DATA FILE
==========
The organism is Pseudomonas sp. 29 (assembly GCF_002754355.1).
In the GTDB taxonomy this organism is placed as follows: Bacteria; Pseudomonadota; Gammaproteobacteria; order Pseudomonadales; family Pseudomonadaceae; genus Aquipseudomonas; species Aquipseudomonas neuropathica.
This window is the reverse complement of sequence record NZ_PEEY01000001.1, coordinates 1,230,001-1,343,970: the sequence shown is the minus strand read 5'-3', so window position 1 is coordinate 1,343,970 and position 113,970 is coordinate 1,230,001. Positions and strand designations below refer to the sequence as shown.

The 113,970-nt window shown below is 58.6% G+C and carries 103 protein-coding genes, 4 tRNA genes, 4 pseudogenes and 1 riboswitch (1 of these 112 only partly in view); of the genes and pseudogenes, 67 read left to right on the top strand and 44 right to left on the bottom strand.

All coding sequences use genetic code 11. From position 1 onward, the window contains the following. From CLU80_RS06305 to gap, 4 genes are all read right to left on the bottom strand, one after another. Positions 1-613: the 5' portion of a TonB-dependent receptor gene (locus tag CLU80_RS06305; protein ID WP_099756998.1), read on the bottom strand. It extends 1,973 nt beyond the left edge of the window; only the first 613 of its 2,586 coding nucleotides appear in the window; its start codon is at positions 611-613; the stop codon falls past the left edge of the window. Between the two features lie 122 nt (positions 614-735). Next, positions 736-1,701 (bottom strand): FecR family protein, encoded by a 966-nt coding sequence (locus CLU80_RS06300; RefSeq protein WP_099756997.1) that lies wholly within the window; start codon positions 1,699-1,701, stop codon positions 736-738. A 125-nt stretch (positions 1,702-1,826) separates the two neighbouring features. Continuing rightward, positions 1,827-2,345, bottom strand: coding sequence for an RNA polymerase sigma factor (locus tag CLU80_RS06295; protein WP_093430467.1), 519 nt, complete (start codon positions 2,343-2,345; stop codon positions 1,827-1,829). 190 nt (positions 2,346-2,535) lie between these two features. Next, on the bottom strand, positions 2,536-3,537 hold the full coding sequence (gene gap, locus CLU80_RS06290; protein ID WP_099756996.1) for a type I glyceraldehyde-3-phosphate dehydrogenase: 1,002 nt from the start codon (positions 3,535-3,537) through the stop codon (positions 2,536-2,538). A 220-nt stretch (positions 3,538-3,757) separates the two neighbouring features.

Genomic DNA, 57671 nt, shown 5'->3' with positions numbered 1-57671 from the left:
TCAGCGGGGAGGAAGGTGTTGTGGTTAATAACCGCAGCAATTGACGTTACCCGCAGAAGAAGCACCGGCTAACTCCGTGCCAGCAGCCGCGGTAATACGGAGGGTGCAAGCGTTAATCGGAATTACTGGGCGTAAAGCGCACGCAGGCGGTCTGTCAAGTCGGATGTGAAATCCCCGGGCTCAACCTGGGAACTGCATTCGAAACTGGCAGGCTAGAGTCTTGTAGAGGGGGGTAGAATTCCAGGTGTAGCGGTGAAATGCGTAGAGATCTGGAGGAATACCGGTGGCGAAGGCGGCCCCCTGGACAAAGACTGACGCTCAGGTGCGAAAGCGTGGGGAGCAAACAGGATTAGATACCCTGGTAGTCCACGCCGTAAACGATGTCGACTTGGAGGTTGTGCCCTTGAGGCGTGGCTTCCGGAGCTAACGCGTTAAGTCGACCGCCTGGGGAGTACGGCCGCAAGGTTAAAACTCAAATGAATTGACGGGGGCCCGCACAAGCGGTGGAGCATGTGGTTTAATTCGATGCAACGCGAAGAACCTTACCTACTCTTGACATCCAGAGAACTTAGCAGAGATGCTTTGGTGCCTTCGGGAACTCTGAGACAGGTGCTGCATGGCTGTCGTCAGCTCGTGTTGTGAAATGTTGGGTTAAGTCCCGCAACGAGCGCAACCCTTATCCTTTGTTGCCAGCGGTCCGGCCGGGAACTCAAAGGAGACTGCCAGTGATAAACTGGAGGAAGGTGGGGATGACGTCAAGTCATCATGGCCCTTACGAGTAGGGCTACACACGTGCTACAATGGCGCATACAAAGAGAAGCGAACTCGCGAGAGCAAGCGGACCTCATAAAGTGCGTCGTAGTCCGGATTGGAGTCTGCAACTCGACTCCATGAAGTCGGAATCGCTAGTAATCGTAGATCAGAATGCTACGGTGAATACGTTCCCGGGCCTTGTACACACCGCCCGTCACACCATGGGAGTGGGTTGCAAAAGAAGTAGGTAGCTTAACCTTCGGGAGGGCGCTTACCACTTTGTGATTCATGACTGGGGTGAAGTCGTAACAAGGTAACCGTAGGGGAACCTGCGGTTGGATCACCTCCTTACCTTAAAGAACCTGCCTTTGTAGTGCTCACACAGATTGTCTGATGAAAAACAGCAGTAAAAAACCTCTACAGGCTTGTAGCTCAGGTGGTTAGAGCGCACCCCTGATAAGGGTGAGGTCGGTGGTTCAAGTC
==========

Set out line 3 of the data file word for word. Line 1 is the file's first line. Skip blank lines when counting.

This window is the reverse complement of sequence record NZ_PEEY01000001.1, coordinates 1,230,001-1,343,970: the sequence shown is the minus strand read 5'-3', so window position 1 is coordinate 1,343,970 and position 113,970 is coordinate 1,230,001. Positions and strand designations below refer to the sequence as shown.